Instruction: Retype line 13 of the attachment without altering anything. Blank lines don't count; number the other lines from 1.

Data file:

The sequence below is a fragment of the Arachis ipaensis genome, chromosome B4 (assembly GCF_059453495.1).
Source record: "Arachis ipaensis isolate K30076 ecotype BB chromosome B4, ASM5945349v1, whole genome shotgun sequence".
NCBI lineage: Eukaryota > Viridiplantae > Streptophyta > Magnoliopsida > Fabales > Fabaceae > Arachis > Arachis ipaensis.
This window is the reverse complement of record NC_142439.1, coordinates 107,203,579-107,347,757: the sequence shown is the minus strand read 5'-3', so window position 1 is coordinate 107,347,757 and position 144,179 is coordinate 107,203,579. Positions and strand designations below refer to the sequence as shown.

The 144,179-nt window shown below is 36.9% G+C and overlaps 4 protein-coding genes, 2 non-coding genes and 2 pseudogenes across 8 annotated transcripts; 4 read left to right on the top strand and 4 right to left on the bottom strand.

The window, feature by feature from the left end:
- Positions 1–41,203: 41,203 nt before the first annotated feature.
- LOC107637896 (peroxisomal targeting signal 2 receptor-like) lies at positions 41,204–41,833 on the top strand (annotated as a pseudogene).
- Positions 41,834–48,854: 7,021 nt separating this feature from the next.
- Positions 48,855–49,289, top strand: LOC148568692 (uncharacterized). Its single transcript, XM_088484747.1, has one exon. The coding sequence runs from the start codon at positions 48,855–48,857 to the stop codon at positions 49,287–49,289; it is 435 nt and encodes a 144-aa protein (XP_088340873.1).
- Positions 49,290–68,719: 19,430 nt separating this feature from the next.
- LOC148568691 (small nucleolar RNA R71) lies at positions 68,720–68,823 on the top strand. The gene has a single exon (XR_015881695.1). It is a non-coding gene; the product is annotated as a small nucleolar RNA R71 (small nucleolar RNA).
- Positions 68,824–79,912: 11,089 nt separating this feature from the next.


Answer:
- Positions 68,824–79,912: 11,089 nt separating this feature from the next.